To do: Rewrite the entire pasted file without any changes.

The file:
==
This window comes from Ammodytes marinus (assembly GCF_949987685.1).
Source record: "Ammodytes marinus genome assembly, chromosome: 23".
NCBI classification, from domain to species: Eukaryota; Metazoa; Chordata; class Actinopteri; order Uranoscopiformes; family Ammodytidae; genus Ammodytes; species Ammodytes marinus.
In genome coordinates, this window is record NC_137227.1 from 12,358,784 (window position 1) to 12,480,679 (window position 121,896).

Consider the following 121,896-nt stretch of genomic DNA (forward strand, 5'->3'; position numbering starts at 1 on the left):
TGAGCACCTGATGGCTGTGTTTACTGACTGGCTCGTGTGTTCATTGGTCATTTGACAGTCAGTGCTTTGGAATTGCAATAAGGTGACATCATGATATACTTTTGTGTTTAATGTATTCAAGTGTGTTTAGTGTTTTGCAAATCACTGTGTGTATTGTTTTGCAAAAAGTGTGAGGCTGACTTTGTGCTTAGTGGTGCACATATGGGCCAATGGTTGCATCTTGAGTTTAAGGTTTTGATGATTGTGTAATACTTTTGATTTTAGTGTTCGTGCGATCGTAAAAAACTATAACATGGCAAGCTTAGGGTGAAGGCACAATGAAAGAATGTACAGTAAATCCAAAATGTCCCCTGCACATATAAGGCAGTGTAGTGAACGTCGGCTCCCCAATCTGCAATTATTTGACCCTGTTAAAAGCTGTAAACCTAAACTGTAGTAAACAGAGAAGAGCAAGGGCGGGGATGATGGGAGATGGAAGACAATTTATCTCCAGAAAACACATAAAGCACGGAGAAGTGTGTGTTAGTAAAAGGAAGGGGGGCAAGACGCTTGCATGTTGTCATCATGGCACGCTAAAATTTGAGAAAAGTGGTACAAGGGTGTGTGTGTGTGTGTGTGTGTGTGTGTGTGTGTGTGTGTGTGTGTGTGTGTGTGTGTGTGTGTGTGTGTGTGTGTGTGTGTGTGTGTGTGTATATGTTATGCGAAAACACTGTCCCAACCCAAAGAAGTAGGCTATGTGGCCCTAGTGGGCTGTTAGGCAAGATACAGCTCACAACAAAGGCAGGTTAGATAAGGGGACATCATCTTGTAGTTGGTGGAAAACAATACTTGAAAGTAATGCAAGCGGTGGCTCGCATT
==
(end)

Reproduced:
This window comes from Ammodytes marinus (assembly GCF_949987685.1).
Source record: "Ammodytes marinus genome assembly, chromosome: 23".
NCBI classification, from domain to species: Eukaryota; Metazoa; Chordata; class Actinopteri; order Uranoscopiformes; family Ammodytidae; genus Ammodytes; species Ammodytes marinus.
In genome coordinates, this window is record NC_137227.1 from 12,358,784 (window position 1) to 12,480,679 (window position 121,896).

Consider the following 121,896-nt stretch of genomic DNA (forward strand, 5'->3'; position numbering starts at 1 on the left):
TGAGCACCTGATGGCTGTGTTTACTGACTGGCTCGTGTGTTCATTGGTCATTTGACAGTCAGTGCTTTGGAATTGCAATAAGGTGACATCATGATATACTTTTGTGTTTAATGTATTCAAGTGTGTTTAGTGTTTTGCAAATCACTGTGTGTATTGTTTTGCAAAAAGTGTGAGGCTGACTTTGTGCTTAGTGGTGCACATATGGGCCAATGGTTGCATCTTGAGTTTAAGGTTTTGATGATTGTGTAATACTTTTGATTTTAGTGTTCGTGCGATCGTAAAAAACTATAACATGGCAAGCTTAGGGTGAAGGCACAATGAAAGAATGTACAGTAAATCCAAAATGTCCCCTGCACATATAAGGCAGTGTAGTGAACGTCGGCTCCCCAATCTGCAATTATTTGACCCTGTTAAAAGCTGTAAACCTAAACTGTAGTAAACAGAGAAGAGCAAGGGCGGGGATGATGGGAGATGGAAGACAATTTATCTCCAGAAAACACATAAAGCACGGAGAAGTGTGTGTTAGTAAAAGGAAGGGGGGCAAGACGCTTGCATGTTGTCATCATGGCACGCTAAAATTTGAGAAAAGTGGTACAAGGGTGTGTGTGTGTGTGTGTGTGTGTGTGTGTGTGTGTGTGTGTGTGTGTGTGTGTGTGTGTGTGTGTGTGTGTGTGTGTGTGTGTGTGTGTGTATATGTTATGCGAAAACACTGTCCCAACCCAAAGAAGTAGGCTATGTGGCCCTAGTGGGCTGTTAGGCAAGATACAGCTCACAACAAAGGCAGGTTAGATAAGGGGACATCATCTTGTAGTTGGTGGAAAACAATACTTGAAAGTAATGCAAGCGGTGGCTCGCATT